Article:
Carolina Sandhills National Wildlife Refuge

We had met a friend while doing bird photography and he told us about a place not to far away that was great for photography, called Carolina Sandhills National Wildlife Refuge. We did a little research and found out that it had one of our bucket items, the Pitcher Plants. We knew we wanted to go then.

The Carolina Sandhills National Wildlife Refuge consists of about 47,000 acres and is located in McBee South Carolina. The National Wildlife Refuge has about 30 man-made lakes and ponds and 1,200 acres of grassland and field habitat. The refuge is divided up by Recreation areas and the lakes are named the pools are identified by letters, like Pool J, Pool K along with the lakes like Honker's Lake, Oxpen Lake, Lake Bee and Martins Lake.

Lake Bee Recreation area has sheltered picnic tables and restrooms. Lake Bee was pretty much drained when we were there for maintenance of some sorts. It does contain some Carnivorous plants such as the Purple Pitcher Plants and Sundew at one of the overlooks at Lake Bee. We took Highway 145 to Wildlife Drive and headed towards the Oxpen Recreation area and Oxpen Loop Road. This is where you will find lots of Pitcher Plants. The Pitcher Plants are located on Oxpen 1 Lake in the seepage area on the North Bank.

Carolina Sandhills National Wildlife Refuge has basically 3 types of areas, the boggy seepage areas, the longleaf pine forest, and open field areas. These 3 provide for good habitat for many plants, animals, insects, amphibians, reptiles.

We know there are birds in the refuge we have not gotten photos of ever before, so they are on our list. The Common Nighthawk (Chordeiles minor), Chuck-will's-widow (Antrostomus carolinensis), Eastern Whip-poor-will (Antrostomus vociferus). We have had these on our list of birds to photograph. While we were there we saw Wood Storks, Great Blue Herons, Great White Egrets, Eastern Kingbirds, Belted King Fisher, Common Yellow Throat, Northern Cardinal, Indigo Buntings, just to mention a few. Although we do a lot of bird photography we also like shooting Macro Photography and our goal at Carolina Sandhills National Wildlife Refuge was to get some Flesh-eating Carnivorous plants, with an appetite for meat.

So what makes a Carnivorous plant actually Carnivorous? A Carnivorous plant needs five characteristics to be considered “carnivorous”: 1) to attract prey; 2) capture prey; 3) kill prey; 4) digest prey; 5) absorb the prey’s nutrients.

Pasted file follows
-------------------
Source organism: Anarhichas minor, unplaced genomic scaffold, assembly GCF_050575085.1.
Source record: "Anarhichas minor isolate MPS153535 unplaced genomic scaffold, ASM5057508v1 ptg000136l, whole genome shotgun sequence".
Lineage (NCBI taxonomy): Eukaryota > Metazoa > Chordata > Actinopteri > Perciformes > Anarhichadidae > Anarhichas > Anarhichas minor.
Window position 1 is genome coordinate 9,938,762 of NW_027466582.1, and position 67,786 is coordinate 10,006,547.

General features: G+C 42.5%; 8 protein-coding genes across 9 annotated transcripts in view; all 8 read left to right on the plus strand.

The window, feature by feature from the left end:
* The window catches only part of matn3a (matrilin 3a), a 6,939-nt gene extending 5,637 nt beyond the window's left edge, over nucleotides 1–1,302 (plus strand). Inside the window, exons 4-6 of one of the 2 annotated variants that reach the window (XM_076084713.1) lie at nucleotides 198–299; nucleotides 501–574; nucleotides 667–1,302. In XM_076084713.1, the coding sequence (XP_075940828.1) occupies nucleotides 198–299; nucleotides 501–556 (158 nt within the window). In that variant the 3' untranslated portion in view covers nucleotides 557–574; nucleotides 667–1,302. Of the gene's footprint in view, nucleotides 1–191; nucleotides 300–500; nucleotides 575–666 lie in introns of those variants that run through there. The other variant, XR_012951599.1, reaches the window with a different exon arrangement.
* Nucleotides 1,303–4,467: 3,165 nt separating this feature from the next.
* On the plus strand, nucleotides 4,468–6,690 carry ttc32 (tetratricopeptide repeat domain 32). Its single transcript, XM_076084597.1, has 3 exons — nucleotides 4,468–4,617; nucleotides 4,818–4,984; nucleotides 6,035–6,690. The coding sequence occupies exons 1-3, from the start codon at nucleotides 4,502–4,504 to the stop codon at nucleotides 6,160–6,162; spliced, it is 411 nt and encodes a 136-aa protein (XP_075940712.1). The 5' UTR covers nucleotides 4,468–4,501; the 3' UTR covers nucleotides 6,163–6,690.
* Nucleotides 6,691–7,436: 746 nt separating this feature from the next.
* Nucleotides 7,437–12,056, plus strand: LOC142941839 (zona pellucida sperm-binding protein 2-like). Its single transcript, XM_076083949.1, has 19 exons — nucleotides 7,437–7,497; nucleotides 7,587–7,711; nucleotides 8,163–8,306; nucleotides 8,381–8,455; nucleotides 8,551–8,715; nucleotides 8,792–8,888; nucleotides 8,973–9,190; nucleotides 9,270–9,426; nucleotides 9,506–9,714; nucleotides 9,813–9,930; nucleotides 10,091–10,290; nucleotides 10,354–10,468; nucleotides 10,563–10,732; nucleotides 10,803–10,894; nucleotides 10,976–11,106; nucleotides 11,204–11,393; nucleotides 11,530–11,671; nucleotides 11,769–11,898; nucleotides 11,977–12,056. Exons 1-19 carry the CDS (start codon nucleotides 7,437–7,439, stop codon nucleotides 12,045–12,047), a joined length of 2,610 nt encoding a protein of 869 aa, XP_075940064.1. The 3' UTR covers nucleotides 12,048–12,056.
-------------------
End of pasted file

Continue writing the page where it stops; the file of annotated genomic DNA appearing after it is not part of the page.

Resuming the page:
Carnivorous plants are typically located in swampy environments. Carnivorous plants use insects solely to get access to the nitrogen and phosphorus contained in their bodies. These Pitcher plants and Sundew plants do not grow by eating insects, they still grow by photosynthesis, but because swamps are usually very acidic soil with little or no nitrogen or phosphorus, they need these nutrients from another source rather than the soils in which they grow. So these Pitcher plants and Sundew plants trap their prey and then rely on bacterial decomposition or enzyme action to break down the insect into its mineral components which are absorbed into the leaf, they need their vitamins too just like we do.

At Carolina Sandhills National Wildlife Refuge there are about 5 species of Carnivorous plants:

  1. Purple Pitcher Plant (Sarracenia purpurea) - Pitfall Trap. Probably the most widely distributed pitcher plant in North America.
  2. Yellow Pitcher Plant (Sarracenia flava) - Pitfall Trap. Also called the Trumpet Pitcher Plant, Yellow Pitcher Plant is the most prolific and prevalent of the savanna carnivorous plants. You will find it in standing water and seepage bogs. The species is known for growing in dense groups together.
  3. Sweet Pitcher Plant (Sarracenia rubra) - Pitfall Trap. Flower fragrance is strong and smells like a rose. Leaves are green with occasional red/purple veins. Hood not as pronounced as the Yellow Pitcher plant. Hood and leaf can resemble a snake standing erect.
  4. Sundew (Drosera intermedia) - Adhesive Trap. One of the longest stemmed sundews. You will find this in extremely wet habitat. The plant is most robust on the margins of stream, ponds, and other very wet areas.
  5. Sundew (Drosera rotundifolia variety capillaris) - Adhesive Trap. Also called Drosera capillaris. Grows in sandy/peaty soils and on edges of shallow bodies of water. The most prevalent sundew in the Southeast, this plant is often found where other carnivorous species do not grow. 

So if you're looking for a fun adventure and are near Carolina Sandhills National Wildlife Reserve, stop by and get a closeup look at some Flesh-eating Carnivorous plant, with an appetite for meat.